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Shot Clock Rules and California Modifications
 
Introduction Rules governing the use of a shot clock for high school basketball in California are the same rules that govern the shot clock in NCAA.

The shot-clock periods are:

  • 30 seconds for girls.
  • 35 seconds for boys.
The following is guidance for high school officials to correctly manage and interpret the shot-clock rules.
 
Violation Occurs The team in control shall attempt a try for field goal within the allotted shot-clock time.

The try shall leave the player’s hand before the expiration of the allotted shot-clock time.  Following the release, the try subsequently shall strike the basket ring or enter the basket before or after the expiration of the allotted shot-clock time.

Penalty
The ball becomes dead when the violation occurs.  The ball is awarded to the opponent for a throw-in at the out-of-bounds spot nearest the violation.
 
Shot-Clock Operator The shot-clock operator shall control a separate timing device with a horn that shall have a sound distinct and different from that of the game clock.

The shot clock is used for the entire game, including overtime periods.

An alternate timing device shall be available.

 
Starting the
Shot Clock
When stopped the shot clock will be started when:
  • An inbounds player touches the ball following a throw-in.
  • A team first gains possession of the ball following a:
    • Jump ball.
    • Rebound on a try that hits the rim.
    • Loose ball.
 
Stopping and Continuing Time The shot clock will be stopped and the offensive team shall have the unexpired time remaining on the shot clock to attempt a shot when play continues:
  • Following a time-out.
  • Following a deflection out-of-bounds by a defensive player.
  • Following an official’s time-out for an injured player.
  • Following an official’s time-out for a player who loses a contact lens or glasses.
  • Following a held ball and the offensive team retains possession of the ball by the AP arrow procedure.
 
Resetting the Shot Clock

The shot clock will be reset when:
  • Team control is established after the opponents lose possession of the ball.
  • The mere touching of the ball by an opponent does not reset the shot clock if the same team remains in control of the ball.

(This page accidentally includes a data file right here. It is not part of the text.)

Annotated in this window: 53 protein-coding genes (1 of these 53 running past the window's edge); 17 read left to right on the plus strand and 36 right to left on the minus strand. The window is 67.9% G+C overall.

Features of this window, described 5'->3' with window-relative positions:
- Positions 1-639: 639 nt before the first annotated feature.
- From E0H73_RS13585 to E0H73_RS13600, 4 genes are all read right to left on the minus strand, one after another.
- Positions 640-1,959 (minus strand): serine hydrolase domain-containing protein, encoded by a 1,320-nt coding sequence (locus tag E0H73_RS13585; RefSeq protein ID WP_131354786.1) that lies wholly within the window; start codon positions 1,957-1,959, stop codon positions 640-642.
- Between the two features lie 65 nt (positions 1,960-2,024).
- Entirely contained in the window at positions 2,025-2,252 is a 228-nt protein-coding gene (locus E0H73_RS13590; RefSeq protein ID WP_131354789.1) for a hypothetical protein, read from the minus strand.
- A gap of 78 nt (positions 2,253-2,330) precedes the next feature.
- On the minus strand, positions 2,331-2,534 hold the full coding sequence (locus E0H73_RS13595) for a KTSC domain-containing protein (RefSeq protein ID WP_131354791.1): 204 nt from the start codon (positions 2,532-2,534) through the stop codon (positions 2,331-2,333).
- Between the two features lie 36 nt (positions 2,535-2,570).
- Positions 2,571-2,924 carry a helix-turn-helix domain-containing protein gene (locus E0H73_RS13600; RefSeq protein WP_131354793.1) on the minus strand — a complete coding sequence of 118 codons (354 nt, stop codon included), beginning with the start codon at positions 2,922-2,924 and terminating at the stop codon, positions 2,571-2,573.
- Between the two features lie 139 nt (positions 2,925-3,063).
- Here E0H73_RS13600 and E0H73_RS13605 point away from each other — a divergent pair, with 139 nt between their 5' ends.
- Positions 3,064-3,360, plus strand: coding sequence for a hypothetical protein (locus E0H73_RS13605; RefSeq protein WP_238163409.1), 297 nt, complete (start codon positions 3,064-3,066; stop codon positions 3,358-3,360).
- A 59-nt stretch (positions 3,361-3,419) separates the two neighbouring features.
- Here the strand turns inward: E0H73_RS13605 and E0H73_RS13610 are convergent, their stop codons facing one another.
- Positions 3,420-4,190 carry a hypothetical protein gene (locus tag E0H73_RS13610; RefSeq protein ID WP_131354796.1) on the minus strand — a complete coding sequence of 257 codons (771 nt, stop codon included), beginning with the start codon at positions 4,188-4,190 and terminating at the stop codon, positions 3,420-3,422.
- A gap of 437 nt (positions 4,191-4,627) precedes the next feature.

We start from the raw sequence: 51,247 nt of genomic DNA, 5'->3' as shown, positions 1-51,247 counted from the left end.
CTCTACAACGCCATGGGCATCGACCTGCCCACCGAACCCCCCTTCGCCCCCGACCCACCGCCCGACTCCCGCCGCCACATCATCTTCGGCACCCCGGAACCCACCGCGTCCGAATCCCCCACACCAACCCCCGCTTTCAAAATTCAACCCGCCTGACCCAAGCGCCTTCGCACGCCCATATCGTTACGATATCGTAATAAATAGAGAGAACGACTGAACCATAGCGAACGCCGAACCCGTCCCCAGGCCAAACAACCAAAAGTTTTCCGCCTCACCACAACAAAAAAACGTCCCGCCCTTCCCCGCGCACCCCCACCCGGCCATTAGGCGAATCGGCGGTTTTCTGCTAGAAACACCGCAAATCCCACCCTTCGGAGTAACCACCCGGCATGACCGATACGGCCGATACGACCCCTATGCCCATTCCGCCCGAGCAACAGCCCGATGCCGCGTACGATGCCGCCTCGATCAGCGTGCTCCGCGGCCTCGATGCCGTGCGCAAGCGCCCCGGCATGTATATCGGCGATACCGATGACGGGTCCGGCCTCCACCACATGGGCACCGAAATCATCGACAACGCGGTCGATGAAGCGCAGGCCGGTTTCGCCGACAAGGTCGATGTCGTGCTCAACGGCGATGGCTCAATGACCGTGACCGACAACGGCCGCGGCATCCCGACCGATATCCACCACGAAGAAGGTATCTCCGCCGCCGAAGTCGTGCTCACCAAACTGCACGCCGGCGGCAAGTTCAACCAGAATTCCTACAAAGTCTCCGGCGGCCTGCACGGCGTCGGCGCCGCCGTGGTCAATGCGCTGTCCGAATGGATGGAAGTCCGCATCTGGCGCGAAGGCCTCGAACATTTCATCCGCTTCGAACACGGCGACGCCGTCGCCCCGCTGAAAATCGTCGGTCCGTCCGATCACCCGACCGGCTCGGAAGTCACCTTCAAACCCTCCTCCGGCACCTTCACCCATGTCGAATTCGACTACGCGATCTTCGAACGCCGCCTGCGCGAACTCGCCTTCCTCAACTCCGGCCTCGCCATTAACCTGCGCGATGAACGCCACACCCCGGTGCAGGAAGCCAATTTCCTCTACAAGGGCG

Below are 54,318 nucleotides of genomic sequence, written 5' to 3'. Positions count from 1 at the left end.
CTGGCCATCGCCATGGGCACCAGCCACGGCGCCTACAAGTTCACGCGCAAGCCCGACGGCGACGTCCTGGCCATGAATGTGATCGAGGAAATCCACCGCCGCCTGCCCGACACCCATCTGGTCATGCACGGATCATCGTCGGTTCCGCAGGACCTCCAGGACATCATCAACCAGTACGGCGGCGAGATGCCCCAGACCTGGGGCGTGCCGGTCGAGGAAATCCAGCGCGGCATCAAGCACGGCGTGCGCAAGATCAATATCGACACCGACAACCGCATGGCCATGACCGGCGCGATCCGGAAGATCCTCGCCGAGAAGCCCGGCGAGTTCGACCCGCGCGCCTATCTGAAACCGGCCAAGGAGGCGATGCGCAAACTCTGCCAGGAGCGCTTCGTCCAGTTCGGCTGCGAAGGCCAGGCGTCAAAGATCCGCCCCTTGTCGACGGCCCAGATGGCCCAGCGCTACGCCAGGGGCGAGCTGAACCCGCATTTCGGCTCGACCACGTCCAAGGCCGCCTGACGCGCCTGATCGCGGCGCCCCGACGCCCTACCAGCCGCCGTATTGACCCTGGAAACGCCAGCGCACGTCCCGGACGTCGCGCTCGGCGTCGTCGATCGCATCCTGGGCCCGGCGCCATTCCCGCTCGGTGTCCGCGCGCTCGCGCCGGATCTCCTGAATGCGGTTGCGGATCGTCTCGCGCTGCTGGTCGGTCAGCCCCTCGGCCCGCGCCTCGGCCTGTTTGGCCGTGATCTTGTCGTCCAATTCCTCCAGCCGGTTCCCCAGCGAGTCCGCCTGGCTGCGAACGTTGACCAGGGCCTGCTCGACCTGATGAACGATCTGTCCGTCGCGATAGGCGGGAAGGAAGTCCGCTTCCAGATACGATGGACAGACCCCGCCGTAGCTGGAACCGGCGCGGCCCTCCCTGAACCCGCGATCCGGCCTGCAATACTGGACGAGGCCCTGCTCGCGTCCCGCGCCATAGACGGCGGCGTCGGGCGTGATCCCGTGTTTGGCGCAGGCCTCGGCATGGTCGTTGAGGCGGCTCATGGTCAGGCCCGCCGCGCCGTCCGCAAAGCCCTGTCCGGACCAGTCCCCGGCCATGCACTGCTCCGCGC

• A foul occurs, exception: double foul, double technical, simultaneous foul.
  • A held ball occurs and the defense is awarded the ball through the alternating-possession arrow procedure.
  • A try for the goal is attempted and the ball hits the rim.
  • A violation occurs.
    Most violations are by the offensive team causing a change of possession and the shot clock is reset.
  • The defense commits a violation by:
    • Kicking the ball.
    • Striking the ball with a fist.
    • Knocking the ball through the underside of the basket.

NOTE: New College reset rules in regards to a kicked ball DO NOT apply to high school rules in California.

 
Expiration of the Shot-Clock Period The horn shall sound at the expiration of the shot-clock period.

The horn does not stop play unless recognized by an official's whistle.

If the shot clock shows 00 but the horn has not sounded, time has not expired.

 
Shot Clock Continues to Run The shot-clock will continue running:
  • During a loose ball situation:
  • When the offense regains possession.
  • When the ball is thrown at the wrong basket.
  • When a try is attempted but does not touch the rim.
 
Turn Off the Shot Clock The shot clock shall be turned off when the game clock shows less time than a shot-clock period.
 
Doubt If there is doubt whether a try for goal was attempted before the horn, the final decision shall be made by the game officials.
 
Shot Clock Official's Signals
...then... ...then...
Stop Clock   Shot Clock Violation   Direction Signal
 
Instructions to the Shot-Clock Operator (1) Boys’ Game: 35-seconds.
(2) Girls’ Game: 30-seconds.
(3) Four times the shot clock is reset:
  • Try for goal hits rim.
  • Foul.
  • Change of possession: Defense must be holding or dribbling ball.
  • Bad defensive play violations: Kicking ball, batting ball or knocking ball through bottom of basket.
(4) If you are not sure - do not reset the shot clock.
(5) Starting the shot clock:
  • Throw-ins: When the ball is touched on the court.
  • Free throws and Jump Ball: When a team gains control.
 
California High School Modifications
 
Introduction Three rule modifications are used from the National Federation rulebook for high school basketball in the state of California.  They are:
  • “Closely guarded player” rules.
  • No 10-second count applied to cross the division line.
  • Mercy Rule.
 
Closely Guarded Rules for Girls In a Girls' game, a player shall not while closely guarded anywhere on the entire court:
  • Hold the ball without dribbling for 5 seconds.
  • Control, hold or dribble, the ball for 5 seconds in an area enclosed by screening teammates.
 
Division Line and Backcourt There is a division line.

The following rule is not in effect for Girls’ games:

  • 10-second backcourt count.

The following rules are in effect for Girls’ games:

  • Over-and-back.
  • Frontcourt and backcourt definitions.
 
Mercy Rule When at the conclusion of the third quarter, or any point thereafter, if there is a point differential of forty (40) or more points, a running clock shall be instituted for the remainder of the game, regardless of the score.

Example: 4th quarter "mercy rule" in effect. Point differential drops below 40 points - clock keeps running.

  • Clock will stop for time-outs and injuries.
  • This applies to all levels of high school play.
 
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